Modern smartphones are filled to the brim with sensors, radios, and all sorts of other wireless gadgetry. Despite the odd exception here and there, chances are your handset of choice sports NFC, Wi-Fi, and cellular capabilities at the very least. But one thing it’s likely missing is FM radio, because smartphone giants have long declined to enable the requisite chipsets in their top-end smartphones.
That’ll change, though, if AT&T has its way. Next year, the carrier will request that handset makers support FM radio on its network. The new policy aims to switch on FM radio “on as many [AT&T] devices as possible” according to NextRadio, AT&T’s strategic rollout partner. If all goes according to plan, it’ll be a seamless transition: newer smartphones will ship with FM hardware activated, and older handsets will get the functionality in over-the-air updates.
The move to enable FM on phones is surprising for AT&T, who (along with other carriers) benefits from encouraging customers to rely on data-hungry streaming apps for radio content. It’s possible that AT&T intends an ad revenue arrangement with NextRadio — the company codes branded radio apps — but the carrier may simply be caving to longstanding demands of the National Association of Broadcasters (NAB).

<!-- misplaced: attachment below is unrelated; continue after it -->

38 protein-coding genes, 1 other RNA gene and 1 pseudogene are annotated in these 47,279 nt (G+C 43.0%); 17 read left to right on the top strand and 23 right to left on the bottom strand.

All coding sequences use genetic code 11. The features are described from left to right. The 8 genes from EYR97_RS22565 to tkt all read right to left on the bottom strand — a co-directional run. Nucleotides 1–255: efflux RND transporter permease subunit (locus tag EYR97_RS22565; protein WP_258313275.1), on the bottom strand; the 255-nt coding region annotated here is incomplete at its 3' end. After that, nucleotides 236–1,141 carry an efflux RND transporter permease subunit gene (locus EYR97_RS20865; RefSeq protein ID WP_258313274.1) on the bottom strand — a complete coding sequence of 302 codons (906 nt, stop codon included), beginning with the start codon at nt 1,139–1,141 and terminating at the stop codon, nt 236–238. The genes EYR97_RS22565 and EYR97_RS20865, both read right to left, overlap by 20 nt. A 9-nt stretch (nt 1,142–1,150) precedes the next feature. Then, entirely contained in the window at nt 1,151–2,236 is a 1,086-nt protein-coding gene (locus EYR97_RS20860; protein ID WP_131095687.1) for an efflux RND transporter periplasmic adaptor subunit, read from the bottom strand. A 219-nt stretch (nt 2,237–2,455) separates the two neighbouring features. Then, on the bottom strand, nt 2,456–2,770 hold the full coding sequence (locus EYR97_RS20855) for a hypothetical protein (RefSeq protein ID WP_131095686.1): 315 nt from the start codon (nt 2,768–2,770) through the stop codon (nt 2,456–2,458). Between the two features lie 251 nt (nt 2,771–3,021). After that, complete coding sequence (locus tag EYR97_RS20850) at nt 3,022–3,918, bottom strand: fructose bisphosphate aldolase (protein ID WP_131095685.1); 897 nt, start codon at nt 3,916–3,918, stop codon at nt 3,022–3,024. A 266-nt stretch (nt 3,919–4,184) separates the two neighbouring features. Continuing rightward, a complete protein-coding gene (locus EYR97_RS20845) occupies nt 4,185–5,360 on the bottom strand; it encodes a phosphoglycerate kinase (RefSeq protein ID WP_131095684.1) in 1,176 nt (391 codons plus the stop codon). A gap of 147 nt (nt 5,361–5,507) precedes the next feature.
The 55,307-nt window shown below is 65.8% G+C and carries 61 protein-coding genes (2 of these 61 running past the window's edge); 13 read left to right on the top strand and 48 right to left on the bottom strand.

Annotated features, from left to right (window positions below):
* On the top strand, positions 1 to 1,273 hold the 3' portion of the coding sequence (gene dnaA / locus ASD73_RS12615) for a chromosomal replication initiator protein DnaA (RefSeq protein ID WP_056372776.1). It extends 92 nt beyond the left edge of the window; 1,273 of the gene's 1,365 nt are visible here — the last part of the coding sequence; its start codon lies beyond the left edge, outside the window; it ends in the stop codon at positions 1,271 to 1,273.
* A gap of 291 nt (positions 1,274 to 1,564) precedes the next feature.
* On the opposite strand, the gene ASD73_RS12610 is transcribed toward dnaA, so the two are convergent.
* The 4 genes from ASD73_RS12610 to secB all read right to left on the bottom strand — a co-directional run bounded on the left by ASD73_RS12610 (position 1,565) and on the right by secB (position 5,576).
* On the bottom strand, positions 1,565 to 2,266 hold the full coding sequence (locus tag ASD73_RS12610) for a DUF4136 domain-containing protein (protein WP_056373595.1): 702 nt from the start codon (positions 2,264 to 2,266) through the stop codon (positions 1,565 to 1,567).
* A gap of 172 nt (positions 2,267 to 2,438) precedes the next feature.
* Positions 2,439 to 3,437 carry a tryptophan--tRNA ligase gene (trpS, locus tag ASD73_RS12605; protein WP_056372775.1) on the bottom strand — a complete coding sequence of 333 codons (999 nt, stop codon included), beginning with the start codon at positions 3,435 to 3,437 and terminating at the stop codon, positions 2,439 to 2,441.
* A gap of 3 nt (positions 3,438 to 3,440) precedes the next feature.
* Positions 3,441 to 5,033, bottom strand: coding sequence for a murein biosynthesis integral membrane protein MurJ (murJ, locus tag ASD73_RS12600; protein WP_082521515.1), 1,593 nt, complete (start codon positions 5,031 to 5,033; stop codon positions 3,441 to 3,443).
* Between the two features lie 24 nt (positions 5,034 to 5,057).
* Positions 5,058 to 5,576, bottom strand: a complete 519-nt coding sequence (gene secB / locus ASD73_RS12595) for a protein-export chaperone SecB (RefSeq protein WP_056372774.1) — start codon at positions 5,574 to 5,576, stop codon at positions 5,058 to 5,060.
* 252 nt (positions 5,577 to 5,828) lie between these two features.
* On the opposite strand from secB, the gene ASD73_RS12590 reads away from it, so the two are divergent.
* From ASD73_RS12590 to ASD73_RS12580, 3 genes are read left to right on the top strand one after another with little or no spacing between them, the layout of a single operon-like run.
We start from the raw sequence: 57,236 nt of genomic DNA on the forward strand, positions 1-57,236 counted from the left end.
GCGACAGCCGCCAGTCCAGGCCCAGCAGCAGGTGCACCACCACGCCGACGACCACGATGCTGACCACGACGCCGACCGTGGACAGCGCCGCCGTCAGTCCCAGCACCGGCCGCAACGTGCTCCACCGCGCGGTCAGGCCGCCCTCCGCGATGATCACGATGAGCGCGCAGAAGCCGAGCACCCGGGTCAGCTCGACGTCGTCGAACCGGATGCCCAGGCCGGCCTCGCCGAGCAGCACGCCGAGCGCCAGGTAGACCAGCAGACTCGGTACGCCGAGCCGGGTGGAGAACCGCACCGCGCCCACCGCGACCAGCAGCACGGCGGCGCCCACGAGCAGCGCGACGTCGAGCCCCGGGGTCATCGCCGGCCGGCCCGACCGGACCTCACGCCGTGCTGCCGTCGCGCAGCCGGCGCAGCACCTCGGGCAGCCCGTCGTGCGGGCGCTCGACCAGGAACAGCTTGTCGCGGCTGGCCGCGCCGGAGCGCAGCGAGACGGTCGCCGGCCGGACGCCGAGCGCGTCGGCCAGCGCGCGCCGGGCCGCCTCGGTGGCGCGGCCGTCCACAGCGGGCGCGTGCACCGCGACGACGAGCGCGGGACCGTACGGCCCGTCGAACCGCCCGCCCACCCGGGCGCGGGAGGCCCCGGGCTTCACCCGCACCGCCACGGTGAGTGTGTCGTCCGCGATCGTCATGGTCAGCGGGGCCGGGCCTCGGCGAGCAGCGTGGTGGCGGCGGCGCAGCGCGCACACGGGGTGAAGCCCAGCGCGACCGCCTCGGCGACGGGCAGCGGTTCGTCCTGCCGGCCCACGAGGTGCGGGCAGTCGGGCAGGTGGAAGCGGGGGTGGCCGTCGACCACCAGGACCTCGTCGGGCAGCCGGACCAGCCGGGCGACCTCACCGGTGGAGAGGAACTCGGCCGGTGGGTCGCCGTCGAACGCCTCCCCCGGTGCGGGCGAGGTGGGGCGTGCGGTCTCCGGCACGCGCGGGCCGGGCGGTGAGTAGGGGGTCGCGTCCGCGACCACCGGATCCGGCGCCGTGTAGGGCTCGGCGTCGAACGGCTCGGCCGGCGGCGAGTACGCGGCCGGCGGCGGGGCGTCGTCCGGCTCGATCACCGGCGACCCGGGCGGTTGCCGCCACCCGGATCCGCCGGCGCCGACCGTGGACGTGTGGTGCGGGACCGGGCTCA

The group, which applauded AT&T’s announcement today, argues that the benefits of FM are threefold: it saves device power, provides a public safety cushion in the event of a widespread data outage, and grants access to local broadcasts not otherwise reachable. “Today marks a new beginning in mobile technology with the agreement by a global iconic brand, AT&T, to light up the FM receiver chips in all of its future Android smartphones,” a spokesperson for NAB said.
Broadcasters ultimate ambition is to enable FM radio across flagship phones, and they’re moving steadily along. Sprint partnered with NextRadio in 2013 to, like AT&T, make a concerted push for FM hardware and apps on smartphones. “We already have experienced handset makers activating [FM radio] across all carriers (for example, new models of HTC One and Moto phones) and AT&T’s request fuels the support,” said NextRadio in a statement.
But the road ahead won’t necessarily be easy. Phone manufacturers argue that the cost of FM and low listening numbers justify its exclusion. “Our studies show a trend shift of interest in digital broadcasting — namely, the focus on listening to music content on social networks or on YouTube,” Samsung told Russian publication Mail.ru in 2013. “The flagship model to our devices is targeted at consumers who use digital content, modern formats and channels of information consumption.”
AT&T’s new FM policy is a suggestion, not a directive — device giants like Samsung and LG are free continue releasing smartphones with FM chips disabled. But if radio operators’ plans do end up coming to fruition, your current/next phone may be able to tap into a wealth programming sans data.
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